‘She cared for my soul’: A cancer nurse’s impact on her patients
Shaving your head from chemotherapy doesn’t have to be a traumatic memory. In fact, nurse Katie Steichen believes it can be a moment to honor her patients.
“I tell patients that we're going to make this an experience for them,” Steichen, BSN, RN, BMT-CN, says. “It can be something that's meaningful.”
Steichen’s efforts to change the narrative around losing hair during chemo treatments included throwing what one patient called a “party” with some of their favorite music.
For that same patient, Steichen’s positive philosophy carried her through some of the hardest days in the Adult Stem Cell Transplant Cellular Therapies Unit. Steichen says that while patients don’t have control over their diagnosis, she wants to empower patient’s ability to choose.
“My patient didn't have a choice whether her hair would fall out, but she got to choose how she wanted to experience losing it. I wanted to honor that,” Steichen says.
More than physical support
Steichen’s patient nominated her for a DAISY Award, sharing about her overall experience with the nurse.
“She listened to me vent, tell 1000 stories about my kids, and cry if I needed to,” the patient wrote in a nomination letter, adding how the Steichen “not only cared for my body–she cared for my soul.”
Calling it the highest compliment, Steichen said the patient’s words sum up how she views patient care.
“To me, that's the epitome of being a nurse,” she says. “That's what they teach in nursing school. They're not just a patient in the hospital bed. They're a person.”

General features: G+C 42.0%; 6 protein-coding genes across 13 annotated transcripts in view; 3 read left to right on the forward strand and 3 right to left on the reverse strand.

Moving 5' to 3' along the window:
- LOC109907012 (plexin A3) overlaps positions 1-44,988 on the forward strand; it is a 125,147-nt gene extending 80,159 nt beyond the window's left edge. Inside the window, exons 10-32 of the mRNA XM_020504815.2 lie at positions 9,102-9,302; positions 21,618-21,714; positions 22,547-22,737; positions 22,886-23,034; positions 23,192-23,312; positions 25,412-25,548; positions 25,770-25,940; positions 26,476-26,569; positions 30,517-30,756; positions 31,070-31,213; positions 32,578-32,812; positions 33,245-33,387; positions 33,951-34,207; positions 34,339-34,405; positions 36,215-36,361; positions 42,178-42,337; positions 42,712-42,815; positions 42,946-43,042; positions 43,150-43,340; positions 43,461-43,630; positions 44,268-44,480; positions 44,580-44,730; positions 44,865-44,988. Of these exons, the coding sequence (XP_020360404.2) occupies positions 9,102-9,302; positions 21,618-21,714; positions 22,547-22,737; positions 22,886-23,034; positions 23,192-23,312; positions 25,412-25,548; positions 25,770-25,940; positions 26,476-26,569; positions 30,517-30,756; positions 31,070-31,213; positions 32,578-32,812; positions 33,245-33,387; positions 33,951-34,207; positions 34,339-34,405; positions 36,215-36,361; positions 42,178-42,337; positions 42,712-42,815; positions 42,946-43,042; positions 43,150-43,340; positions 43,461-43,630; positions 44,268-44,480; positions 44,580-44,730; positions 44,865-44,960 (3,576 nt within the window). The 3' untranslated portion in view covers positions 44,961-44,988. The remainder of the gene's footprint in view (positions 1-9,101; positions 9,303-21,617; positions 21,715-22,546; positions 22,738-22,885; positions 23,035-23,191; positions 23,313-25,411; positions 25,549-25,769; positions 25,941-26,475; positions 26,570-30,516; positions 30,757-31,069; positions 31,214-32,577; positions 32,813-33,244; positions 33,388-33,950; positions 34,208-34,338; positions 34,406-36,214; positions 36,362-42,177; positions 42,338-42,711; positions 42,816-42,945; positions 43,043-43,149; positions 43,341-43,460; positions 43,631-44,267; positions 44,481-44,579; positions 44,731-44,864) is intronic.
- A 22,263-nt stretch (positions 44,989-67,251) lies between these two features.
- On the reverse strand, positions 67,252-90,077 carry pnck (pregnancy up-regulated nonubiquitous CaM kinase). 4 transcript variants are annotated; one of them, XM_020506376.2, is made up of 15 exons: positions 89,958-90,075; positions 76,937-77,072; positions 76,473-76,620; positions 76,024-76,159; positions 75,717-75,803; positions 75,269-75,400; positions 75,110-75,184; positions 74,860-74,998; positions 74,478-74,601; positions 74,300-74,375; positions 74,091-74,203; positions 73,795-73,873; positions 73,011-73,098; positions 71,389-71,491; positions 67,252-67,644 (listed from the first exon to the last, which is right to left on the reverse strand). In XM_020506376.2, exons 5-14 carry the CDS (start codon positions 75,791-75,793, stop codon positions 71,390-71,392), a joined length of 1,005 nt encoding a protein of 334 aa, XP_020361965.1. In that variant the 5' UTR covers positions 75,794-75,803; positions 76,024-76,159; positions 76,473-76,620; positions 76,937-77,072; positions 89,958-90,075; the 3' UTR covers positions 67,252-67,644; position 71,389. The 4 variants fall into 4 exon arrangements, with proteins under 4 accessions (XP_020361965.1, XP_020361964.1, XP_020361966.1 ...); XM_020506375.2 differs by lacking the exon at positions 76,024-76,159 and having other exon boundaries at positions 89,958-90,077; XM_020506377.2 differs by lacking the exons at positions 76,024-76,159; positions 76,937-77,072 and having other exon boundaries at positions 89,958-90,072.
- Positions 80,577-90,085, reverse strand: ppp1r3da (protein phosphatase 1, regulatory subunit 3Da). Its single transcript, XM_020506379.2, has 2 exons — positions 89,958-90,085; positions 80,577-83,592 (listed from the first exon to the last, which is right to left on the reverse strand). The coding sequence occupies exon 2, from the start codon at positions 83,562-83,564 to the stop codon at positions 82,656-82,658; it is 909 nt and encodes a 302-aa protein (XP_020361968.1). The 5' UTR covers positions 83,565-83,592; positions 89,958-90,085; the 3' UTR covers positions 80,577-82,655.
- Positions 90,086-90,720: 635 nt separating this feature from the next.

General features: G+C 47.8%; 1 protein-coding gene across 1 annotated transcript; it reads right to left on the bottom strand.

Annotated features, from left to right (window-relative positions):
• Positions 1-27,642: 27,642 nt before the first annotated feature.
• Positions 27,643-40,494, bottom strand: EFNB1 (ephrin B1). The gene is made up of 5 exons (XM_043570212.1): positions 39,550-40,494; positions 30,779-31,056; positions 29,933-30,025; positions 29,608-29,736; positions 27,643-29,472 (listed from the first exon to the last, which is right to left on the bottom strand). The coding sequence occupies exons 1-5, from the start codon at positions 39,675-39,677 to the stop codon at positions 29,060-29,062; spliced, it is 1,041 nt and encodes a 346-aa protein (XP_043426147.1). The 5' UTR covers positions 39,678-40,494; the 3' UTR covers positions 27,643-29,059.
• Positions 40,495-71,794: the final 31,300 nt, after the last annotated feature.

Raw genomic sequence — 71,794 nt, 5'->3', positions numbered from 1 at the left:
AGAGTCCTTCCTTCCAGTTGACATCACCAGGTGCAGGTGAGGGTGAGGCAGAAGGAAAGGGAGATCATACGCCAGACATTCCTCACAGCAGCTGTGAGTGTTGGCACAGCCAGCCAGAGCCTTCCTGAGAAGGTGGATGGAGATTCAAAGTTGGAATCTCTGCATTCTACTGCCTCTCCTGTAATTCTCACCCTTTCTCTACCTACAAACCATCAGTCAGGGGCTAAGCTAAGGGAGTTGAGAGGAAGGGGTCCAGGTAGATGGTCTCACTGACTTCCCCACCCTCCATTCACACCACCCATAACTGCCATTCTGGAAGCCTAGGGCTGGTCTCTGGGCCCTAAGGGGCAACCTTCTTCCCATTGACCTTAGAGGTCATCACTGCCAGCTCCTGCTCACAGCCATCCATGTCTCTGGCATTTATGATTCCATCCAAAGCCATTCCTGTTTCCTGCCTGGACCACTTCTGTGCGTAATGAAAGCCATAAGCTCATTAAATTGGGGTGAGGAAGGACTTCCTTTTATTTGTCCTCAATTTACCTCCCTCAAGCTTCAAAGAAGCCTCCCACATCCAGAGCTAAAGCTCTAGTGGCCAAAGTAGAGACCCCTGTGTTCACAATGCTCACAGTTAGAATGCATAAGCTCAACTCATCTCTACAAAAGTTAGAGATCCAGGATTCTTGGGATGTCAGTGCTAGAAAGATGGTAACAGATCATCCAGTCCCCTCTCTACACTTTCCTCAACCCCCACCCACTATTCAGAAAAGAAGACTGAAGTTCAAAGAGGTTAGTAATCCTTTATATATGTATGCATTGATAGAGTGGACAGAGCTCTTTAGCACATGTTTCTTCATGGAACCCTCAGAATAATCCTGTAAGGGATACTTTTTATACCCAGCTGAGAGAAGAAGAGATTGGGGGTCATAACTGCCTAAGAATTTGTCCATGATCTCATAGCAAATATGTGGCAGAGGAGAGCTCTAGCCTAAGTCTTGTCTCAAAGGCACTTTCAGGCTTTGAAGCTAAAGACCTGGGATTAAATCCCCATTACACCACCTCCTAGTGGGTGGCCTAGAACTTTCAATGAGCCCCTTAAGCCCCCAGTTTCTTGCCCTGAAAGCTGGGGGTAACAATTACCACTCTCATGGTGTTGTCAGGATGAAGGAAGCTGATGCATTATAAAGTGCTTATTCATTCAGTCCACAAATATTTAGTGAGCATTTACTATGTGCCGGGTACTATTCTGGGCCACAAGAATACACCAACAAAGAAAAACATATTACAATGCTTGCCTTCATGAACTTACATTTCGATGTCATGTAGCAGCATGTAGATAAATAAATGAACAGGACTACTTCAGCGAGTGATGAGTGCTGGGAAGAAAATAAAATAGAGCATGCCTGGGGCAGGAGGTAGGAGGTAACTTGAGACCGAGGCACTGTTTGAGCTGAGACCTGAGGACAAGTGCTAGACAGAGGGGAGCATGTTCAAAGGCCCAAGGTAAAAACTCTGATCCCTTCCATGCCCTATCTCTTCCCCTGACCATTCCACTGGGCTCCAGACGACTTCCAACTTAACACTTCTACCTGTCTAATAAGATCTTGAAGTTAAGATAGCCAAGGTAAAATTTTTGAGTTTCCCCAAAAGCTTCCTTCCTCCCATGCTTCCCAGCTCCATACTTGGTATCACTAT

Coincidentally, Steichen is back in school, working towards becoming a nurse practitioner, hoping to connect with patients and colleagues in new ways.
Her interaction with this particular patient happened when visitors were limited in the hospital to help limit the spread of the COVID-19 virus. Patients in Steichen’s unit were particularly vulnerable in their immunocompromised state during treatment. To keep their patients safe, nurses filled the role of traditional visitors.
“Our patients are here for a minimum of 30 days while they receive treatment. So as nurses, we ended up being their support system physically and mentally because most of their interaction each day came from us.”
When asked what she would tell a younger nurse just starting in their career, Steichen said to be curious and willing to listen.
“Sometimes patients just want to get something off their chest or just want to vent about something, and it’s important for us to support them,” she says.
Steichen says that, while it’s normal for the care team to see patients without hair, it’s not normal for the patients themselves, making empathy a top priority.
“We all aim to educate our patients on hair loss during their stay,” says Steichen. “Beyond that, we just try to make their stay better however we can.”
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